Perry was drafted after Pearl Harbor, but there was a delay in his entry because the Army didn't have enough segregated facilities to train black enlistees. He was one of the fifteen thousand American troops assigned to Burma to build the Ledo Road, whose ostensible purpose was to keep supplies flowing into America's Chinese Allies. Perry and the other soldiers worked sixteen hours a day. They got rations of corned beef and rice, and water with bacteria in it. Most of them got malaria. They fought off leeches and lice. Some were mauled by tigers. Perry's carefree disposition would not last in such an environment. He shot and killed a Lt.
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Format: Kindle Edition Verified Purchase
I thought this book was the perfect combination of suspenseful and informative. It provided me with a clear understanding of the role of African Americans in World War II, Army policy relating to African American conscripts, the Allied actions in China, Burma, and India, and then of course Herman Perry, the soldier the book is about.

The book is an excellent and well-written thriller (despite being non-fiction), but more than anything, it is an eye-opening look at the treatment of blacks in the American Army at the time. A lot of the well-known literature on this subject relates to the Harlem Hellfighters (infantry) or the Tuskegee Airmen (pilots), but "Now the Hell Will Start" discusses the Jim Crow mentality of the Army and the fact that the overwhelming majority of black men in the military were relegated to manual labor, since they were deemed unfit for combat due to the racist science of the time that suggested blacks were mentally incapable of handling anything else.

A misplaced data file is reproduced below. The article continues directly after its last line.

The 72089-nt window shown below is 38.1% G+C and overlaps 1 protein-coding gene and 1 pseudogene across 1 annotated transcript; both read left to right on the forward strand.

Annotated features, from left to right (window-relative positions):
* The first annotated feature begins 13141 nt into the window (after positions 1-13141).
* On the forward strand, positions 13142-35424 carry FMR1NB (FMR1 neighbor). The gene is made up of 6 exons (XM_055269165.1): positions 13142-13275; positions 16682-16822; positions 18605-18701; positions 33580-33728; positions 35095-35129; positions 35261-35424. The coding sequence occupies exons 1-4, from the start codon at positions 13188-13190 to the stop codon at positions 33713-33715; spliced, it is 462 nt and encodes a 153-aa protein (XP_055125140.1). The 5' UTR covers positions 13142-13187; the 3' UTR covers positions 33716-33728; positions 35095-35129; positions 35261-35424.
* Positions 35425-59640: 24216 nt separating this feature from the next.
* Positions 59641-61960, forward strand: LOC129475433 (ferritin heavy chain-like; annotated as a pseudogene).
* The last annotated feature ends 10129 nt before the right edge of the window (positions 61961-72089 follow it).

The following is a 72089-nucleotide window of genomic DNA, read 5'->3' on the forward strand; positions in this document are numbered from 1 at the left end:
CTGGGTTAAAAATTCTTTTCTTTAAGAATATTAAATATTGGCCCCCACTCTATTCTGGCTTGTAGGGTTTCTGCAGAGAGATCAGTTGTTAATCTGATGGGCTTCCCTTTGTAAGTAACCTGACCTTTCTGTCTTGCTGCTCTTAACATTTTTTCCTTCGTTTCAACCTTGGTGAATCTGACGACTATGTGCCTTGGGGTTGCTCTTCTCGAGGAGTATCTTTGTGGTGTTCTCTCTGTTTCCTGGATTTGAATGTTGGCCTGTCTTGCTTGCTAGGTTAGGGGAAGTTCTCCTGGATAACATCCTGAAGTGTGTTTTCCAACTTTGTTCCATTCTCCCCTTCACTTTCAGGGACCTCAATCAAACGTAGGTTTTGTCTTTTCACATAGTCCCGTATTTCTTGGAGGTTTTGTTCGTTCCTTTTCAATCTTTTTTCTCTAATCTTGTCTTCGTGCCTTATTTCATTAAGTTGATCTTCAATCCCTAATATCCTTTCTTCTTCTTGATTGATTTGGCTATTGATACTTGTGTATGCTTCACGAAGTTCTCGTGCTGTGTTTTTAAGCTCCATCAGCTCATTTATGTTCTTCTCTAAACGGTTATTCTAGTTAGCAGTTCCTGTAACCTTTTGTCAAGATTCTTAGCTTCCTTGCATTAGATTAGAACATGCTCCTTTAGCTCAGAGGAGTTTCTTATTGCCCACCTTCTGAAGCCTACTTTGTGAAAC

The book is also an excellent introduction to the Burmese jungle, which I previously knew nothing about. The author explains the role of Burma, China, and India in World War II, and Herman Perry was deployed to Burma to work on building a road that ultimately ended up being mostly pointless. I found the detail about the perils of the Burmese jungles and the monsoon season to be both fascinating and horrifying.

Some people have claimed that this book paints Herman Perry in a sympathetic light despite the fact that he killed an officer. While I agree that he was painted in a sympathetic light, I do think it is warranted.